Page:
The intricate Mithila art is made up of hundreds, maybe thousands, of fine lines and details, depicting human figures with proportionately large eyes and noses, telling the stories of the rituals, customs and everyday life in the ancient Mithila region.
The art form is named for its birthplace — the ancient city of Mithila, known as modern-day Janakpur in Nepal — and was on display this month at the Aripan Art Exhibit at the Janakpur Handicraft Center in Pasadena as part of a series continuing throughout the year. The small center, tucked away in a small alley near Old Town, is the U.S. branch of the operation in Kathmandu, Nepal, where they train women from rural villages to do arts and crafts, then promote and sell their work to give them a form of income, according to Seema Parween, a volunteer with the center.
"Mithila art is about the lifestyle of people — how they live, especially in villages in India and Nepal — so it's all about what they do every day," Parween said. "Whatever the women see, they just put that in their art."
Tradtionally, Mithila art was used to commemorate religious occasions, when Mithila art would be drawn on the walls or on the floors of homes — the latter known as Aripan art. While the art form has been done by pen for the last 50 or 60 years, according to Parween, the Jhanakpur Handicraft Center in India has been training its artists to use acrylic paint and brushes in order to adapt their work to canvas — a form that is now referred to as Madhubhani art.
The center has trained hundreds of women over the years, although Parween said they have to push their artists to branch out beyond the basics they teach.
"We want the women to explore what they're doing, to make it more different, not of the same tradition," she said. "We want to change into modern art, so that people who like modern art will appreciate it, too."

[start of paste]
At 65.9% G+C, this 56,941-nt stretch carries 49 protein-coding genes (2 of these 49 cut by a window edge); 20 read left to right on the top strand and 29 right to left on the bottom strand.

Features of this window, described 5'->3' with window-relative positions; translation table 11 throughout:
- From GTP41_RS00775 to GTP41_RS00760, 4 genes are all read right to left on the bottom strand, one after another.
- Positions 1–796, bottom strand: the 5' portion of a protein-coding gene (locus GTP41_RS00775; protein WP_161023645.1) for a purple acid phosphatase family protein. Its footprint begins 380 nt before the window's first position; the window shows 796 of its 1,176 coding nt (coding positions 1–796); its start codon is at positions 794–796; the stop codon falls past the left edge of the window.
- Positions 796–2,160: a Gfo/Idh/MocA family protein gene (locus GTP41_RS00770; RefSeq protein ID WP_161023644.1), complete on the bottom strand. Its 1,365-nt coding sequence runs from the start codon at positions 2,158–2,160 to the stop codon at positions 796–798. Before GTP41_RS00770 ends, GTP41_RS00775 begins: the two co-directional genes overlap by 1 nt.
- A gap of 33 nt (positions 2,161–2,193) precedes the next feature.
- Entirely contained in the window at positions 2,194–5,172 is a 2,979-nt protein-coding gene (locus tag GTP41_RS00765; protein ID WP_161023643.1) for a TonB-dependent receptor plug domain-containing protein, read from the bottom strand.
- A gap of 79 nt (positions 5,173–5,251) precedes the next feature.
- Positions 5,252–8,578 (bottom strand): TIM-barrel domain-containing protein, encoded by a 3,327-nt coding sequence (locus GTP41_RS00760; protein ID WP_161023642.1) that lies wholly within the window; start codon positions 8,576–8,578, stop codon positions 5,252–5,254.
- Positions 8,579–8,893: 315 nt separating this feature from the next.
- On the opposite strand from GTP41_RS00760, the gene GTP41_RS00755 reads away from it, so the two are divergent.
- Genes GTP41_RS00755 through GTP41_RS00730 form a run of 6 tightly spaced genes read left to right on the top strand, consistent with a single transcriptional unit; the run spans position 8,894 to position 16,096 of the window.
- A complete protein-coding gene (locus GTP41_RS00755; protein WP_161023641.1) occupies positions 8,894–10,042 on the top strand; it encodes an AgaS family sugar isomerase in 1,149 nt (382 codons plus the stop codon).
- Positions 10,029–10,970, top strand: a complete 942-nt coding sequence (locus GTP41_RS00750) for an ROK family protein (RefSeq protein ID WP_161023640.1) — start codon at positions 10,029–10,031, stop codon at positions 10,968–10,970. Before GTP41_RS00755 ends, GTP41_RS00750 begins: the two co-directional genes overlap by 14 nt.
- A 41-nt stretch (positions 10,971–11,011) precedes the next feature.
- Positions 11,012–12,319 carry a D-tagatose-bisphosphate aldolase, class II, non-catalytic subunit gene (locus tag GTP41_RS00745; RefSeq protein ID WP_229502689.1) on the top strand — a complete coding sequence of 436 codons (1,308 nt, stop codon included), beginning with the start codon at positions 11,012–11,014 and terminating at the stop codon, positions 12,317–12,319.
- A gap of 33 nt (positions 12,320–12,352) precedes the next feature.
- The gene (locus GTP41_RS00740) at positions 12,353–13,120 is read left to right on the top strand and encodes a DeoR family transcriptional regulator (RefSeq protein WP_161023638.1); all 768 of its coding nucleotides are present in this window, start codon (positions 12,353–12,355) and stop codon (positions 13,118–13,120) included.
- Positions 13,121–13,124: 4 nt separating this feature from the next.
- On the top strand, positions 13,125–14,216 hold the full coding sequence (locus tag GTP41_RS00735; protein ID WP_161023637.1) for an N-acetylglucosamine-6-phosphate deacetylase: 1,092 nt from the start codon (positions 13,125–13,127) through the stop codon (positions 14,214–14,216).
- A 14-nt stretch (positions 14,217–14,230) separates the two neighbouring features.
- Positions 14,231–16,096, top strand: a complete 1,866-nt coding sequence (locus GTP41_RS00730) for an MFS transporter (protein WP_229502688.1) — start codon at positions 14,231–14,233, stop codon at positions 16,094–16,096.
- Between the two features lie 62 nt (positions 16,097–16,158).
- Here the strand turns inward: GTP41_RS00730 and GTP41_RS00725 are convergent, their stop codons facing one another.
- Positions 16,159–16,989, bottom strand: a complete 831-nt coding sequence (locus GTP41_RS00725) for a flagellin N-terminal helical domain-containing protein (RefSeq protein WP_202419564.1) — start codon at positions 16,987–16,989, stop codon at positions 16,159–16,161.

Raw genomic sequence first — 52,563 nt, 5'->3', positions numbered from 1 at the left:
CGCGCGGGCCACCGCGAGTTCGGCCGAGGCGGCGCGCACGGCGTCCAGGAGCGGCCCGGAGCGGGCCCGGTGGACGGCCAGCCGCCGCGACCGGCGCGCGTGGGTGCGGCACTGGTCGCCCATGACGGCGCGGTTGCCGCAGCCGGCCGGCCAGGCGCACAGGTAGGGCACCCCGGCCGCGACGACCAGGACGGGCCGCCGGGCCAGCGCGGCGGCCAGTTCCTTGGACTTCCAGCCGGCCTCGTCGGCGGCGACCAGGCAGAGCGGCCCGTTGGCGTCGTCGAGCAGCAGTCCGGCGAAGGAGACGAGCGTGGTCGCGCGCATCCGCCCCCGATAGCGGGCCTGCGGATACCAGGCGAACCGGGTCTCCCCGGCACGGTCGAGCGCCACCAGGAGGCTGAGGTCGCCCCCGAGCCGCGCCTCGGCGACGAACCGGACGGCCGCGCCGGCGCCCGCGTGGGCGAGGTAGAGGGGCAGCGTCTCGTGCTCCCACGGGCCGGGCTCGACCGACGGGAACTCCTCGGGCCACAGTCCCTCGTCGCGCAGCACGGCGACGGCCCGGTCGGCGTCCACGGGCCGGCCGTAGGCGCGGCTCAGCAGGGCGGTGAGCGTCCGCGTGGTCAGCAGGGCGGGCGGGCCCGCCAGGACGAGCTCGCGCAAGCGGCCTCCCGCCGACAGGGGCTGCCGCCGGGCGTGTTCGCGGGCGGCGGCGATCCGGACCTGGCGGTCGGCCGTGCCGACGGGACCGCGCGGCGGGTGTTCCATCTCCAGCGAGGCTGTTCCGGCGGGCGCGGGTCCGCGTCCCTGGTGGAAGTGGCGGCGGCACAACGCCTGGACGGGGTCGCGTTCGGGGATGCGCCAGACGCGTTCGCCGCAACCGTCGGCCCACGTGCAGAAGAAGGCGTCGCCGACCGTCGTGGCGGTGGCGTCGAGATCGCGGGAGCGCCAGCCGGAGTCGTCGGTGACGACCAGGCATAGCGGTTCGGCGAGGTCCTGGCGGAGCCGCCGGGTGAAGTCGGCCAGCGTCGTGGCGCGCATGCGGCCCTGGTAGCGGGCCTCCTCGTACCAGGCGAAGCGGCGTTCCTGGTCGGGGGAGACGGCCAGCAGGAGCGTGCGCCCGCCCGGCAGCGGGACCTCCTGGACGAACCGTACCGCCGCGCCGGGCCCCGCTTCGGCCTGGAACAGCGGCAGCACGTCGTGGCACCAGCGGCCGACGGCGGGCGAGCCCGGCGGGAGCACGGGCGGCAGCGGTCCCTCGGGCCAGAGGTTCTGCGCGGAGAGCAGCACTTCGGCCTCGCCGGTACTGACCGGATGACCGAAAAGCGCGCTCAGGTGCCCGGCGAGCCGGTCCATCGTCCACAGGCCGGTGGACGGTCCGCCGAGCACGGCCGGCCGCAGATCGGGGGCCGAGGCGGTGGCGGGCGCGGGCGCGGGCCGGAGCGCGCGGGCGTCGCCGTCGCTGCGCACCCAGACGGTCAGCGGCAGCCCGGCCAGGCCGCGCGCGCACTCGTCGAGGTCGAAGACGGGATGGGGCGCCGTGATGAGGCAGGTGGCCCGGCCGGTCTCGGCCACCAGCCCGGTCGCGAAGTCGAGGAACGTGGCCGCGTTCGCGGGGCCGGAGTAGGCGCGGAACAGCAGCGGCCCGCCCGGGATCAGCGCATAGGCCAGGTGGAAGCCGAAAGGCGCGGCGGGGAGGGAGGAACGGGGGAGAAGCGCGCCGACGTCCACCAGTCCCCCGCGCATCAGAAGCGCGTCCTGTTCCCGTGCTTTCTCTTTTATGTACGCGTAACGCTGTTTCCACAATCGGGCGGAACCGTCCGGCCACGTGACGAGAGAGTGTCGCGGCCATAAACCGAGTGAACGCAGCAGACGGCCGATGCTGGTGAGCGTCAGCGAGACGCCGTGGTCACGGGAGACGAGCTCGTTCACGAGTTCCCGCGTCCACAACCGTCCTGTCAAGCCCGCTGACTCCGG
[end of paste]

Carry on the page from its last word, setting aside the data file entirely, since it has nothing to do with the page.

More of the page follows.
Producing the art pieces gives the women a job on a salary basis that provides them livelihood, Parween said. Once they've been trained, the artists can paint from home, which helps those women who have to tend to their home and care for their children. That flexibility is key, particularly in rural areas of India and Nepal where women have less freedom to work, Parween said.
"They have to listen to their society's customs," she said. "I have noticed, there have been so many times when their husbands say, you can't go to work, you have to leave your job. It has happened to so many women, and they're not able to make their living."
While many artists have come in and out of the center, there are six 'master artists' who have been with the center for 20 years. In the past four years, about 14 new artists have joined.
The Pasadena branch was opened in 2010 by Ranjit Saxena, son of Madan Kala Devi, who founded the center in India. They hosted their first gallery in May 2013, with two others that year and one on March 8, 2014 in honor of International Women's Day.
A new exhibit will be on display during August of Mithila art with the theme "Celebrations," though dates are not yet set. Aside from exhibits, the center also offers art classes to the public.
"When they started 20 years ago, [the women] lived in mud houses and didn't have even a bed, they used to sleep on floor," said Parween. "Now, fortunately, after working hard for a long time, they have brick houses, they have roofs — their roofs used to leak water — their kids got an education in school, and they were able to get their daughters' marriages done."
"This is something that encourages us to work for them, helping women out and doing something completely for women."
Where: 465 Converse Alley, Pasadena
Hours: Weekdays 9 a.m. to 5 p.m., weekends 9 a.m. to 6 p.m.
More info: (626) 844-9010, www.janakpurhandicraftcenter.com